The author and researcher behind this monograph is C.J. Pascoe, a professor of Sociology at the University of Oregon. Pascoe graduated with a degree in sociology from Brandeis University and received her Ph.D. in sociology from the University of California, Berkeley. Her research focuses on the masculinity and femininity, youth, and sexuality studies. Her monograph Dude You’re a Fag won the American Educational Research Association’s 2007 Book of the Year Award. Pascoe’s knowledge expands beyond masculinity and into the realms of anorexia and its prevalence in society today and how social media and technology is changing how teenagers communicate and grow up. The expertise Pascoe brings to this subject is a deep understanding of adolescents and the developmental milestones they hit during high school. The knowledge gathered by the researcher from many years in academia and the practical world qualify her to write such a book.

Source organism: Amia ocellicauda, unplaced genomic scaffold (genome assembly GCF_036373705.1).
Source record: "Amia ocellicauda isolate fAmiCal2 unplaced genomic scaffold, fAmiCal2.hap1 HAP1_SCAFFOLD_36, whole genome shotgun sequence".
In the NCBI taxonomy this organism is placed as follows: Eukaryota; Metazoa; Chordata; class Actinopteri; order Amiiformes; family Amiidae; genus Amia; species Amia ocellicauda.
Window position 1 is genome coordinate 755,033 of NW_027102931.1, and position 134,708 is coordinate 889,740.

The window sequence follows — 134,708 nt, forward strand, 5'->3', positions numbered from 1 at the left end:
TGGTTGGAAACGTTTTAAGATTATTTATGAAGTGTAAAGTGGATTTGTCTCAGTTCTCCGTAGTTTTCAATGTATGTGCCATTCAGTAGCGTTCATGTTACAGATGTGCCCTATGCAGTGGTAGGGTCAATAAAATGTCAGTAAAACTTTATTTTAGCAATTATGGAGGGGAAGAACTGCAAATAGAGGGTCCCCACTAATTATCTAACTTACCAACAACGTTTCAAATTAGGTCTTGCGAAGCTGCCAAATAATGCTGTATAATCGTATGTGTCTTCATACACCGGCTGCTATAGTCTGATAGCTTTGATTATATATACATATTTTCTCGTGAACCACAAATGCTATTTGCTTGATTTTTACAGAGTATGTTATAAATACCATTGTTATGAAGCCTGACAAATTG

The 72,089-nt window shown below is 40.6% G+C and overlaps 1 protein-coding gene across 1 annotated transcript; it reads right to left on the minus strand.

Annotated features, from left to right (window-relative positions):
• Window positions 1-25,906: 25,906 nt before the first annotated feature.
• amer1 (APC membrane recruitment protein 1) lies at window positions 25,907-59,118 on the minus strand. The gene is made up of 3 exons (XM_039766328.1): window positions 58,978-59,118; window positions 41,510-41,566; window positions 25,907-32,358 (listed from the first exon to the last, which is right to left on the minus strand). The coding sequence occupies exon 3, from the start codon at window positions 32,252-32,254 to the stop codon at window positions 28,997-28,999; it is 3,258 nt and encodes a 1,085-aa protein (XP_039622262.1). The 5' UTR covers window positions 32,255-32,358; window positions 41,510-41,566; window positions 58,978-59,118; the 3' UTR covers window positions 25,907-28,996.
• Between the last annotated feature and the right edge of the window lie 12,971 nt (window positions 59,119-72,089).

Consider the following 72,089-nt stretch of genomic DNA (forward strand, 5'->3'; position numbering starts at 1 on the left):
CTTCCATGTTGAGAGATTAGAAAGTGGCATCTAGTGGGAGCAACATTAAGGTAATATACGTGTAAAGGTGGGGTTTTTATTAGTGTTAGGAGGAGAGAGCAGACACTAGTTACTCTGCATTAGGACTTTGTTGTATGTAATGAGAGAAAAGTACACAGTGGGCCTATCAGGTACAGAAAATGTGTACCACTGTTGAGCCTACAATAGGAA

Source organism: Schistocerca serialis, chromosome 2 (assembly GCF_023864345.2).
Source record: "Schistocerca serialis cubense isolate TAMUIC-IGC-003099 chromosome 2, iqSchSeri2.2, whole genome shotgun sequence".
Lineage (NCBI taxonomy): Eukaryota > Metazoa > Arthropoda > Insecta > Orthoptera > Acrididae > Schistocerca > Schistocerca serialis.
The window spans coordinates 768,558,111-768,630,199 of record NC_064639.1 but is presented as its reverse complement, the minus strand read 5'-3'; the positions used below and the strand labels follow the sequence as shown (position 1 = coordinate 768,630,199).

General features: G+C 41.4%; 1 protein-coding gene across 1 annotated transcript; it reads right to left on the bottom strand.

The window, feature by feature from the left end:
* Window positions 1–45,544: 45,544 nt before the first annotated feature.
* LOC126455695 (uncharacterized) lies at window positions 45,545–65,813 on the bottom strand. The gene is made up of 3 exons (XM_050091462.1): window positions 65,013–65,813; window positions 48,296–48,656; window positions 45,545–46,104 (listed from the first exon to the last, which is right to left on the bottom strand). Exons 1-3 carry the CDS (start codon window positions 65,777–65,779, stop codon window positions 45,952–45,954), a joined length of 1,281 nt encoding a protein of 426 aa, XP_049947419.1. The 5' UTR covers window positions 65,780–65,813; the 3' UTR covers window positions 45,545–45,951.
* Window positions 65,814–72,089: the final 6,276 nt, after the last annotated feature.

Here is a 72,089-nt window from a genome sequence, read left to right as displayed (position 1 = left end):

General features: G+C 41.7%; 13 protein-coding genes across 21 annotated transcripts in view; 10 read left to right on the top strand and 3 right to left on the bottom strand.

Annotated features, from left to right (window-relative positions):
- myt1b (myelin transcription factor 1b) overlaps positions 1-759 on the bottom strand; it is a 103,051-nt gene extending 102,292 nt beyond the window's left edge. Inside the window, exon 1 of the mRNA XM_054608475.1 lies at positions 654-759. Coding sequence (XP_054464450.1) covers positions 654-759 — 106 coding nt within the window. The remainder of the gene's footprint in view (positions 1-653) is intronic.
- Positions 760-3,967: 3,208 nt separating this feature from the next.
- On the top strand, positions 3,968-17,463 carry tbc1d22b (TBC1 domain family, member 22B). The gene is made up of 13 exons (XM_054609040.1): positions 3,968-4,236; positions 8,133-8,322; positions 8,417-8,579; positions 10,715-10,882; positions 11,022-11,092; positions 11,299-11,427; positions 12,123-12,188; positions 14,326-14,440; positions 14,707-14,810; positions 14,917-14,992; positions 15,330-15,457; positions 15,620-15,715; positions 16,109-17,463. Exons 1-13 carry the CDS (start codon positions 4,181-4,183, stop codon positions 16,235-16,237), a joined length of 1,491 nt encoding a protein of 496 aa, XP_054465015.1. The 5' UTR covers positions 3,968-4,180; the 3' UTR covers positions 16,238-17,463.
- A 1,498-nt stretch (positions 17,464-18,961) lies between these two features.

Pascoe’s monograph is considered a case study of a singular high school that she uses to draw conclusions about educational institutions and their effect on students throughout the United States. Over an eighteen-month period, Pascoe interviewed numerous students, faculty, and administrators while also observing classes and conversations among students. Pascoe also attended common high school events where socializing takes places such as sports games, dances, and school sanctioned assemblies. Both by quoting directly and drawing conclusions based on conversations, Pascoe comes to find that at a working class, diverse high school gender norms and heteronormativity are deeply ingrained into the students. She observes school authorized events, such as the high school’s homecoming assembly before the dance, in which male students dress up and dance scandalously (in ways that would be considered unacceptable for girls to do) and attempt to win votes and be crowned the king. Other occurrences analyzed by Pascoe are the school plays, the only occasion where it is acceptable for boys to dance, wear makeup, and act flamboyantly in public, and the meeting of the Gay Straight Alliance club (GSA), a place where the margins of the school come together for support. What her observations found is not surprising. There are a very small number of students that participated in the GSA and sponsored activities, while many students either acted in or attended the school plays. The thin line between when it is acceptable to embody traditionally feminine characteristics and when it is considered taboo is shown through these events. Pascoe’s discovery of how deeply the notions of masculinity and femininity are pushed, even through our education system, asks if any progress has been made.